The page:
My argument is that, in the light of the positive affirmations of women in ministry leadership elsewhere in Paul's writings, these uncertainties mean we cannot be confident that we understand the plain meaning of 1 Timothy 2:11-15 to be a universal prohibition for all time of all women who might be ordained to the priesthood or episcopacy (which ministries normally include teaching and leadership). I accept, of course, that many Christians believe they read Paul in 2:11-15 plainly and have excellent grounds for rejecting the ordination of women. This belief necessarily includes a confidence in understanding authentein and the tricky questions concerning salvation in 2:15 which I (and other esxegetes) do not share.

Incidentally I am not at all satisfied that engaging with Paul's writings by asking questions of it should incur charges of 'not trusting' him. Plenty of questioning of Paul goes on in the evangelical wing of the church, let alone within the whole church. Is it trusting or not trusting Paul, for example, to downplay or even deny the validity of speaking in tongues or exercising spiritual gifts such as words of knowledge (1 Corinthians 12, 14) as many evangelicals do?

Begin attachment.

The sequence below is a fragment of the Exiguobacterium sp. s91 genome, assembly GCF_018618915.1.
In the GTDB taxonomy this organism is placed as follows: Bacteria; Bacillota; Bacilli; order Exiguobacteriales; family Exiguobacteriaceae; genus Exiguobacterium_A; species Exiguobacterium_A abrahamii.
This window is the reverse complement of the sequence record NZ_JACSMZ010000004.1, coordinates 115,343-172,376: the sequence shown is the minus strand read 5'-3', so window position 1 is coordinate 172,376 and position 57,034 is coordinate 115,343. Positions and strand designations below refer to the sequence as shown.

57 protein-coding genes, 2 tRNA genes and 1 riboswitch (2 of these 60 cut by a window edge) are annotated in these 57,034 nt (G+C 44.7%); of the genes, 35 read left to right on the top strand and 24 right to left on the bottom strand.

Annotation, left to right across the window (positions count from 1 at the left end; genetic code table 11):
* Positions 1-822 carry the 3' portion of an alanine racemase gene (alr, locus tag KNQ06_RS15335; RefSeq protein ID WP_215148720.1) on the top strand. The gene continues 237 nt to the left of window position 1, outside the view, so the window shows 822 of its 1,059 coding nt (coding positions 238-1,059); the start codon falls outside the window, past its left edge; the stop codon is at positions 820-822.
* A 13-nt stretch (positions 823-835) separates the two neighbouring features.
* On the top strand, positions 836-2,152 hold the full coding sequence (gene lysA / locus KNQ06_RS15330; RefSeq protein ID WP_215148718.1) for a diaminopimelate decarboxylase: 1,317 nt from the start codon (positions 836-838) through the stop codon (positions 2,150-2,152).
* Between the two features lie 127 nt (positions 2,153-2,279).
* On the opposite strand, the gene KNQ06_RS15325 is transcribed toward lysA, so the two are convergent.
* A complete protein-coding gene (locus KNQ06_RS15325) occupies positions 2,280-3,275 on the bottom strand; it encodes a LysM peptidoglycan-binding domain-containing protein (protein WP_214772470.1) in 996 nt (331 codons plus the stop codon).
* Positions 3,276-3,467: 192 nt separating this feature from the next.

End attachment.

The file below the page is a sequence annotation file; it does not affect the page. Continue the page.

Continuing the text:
(2)It is quite possible, indeed probable that in some places in the church people are deceived into thinking that equality of women with men requires the ordination of women. (Intriguingly this could mean that many Protestants have been deceived by the devil but all of the Roman and Eastern churches have withstood the devil's wiles!!) But arguments for the ordination of women do not require a linkage with 'equality'. Speaking personally (i.e. not trying to second guess the arguments of others) I support the ordination of women as a recognition of calling, gifts, and abilities of women the church discerns as able to fulfil the role of deacon, priest or bishop. In my view the church should not ordain women as a matter driven primarily by justice considerations but foremost as a matter of responding to the discernment of the will of God.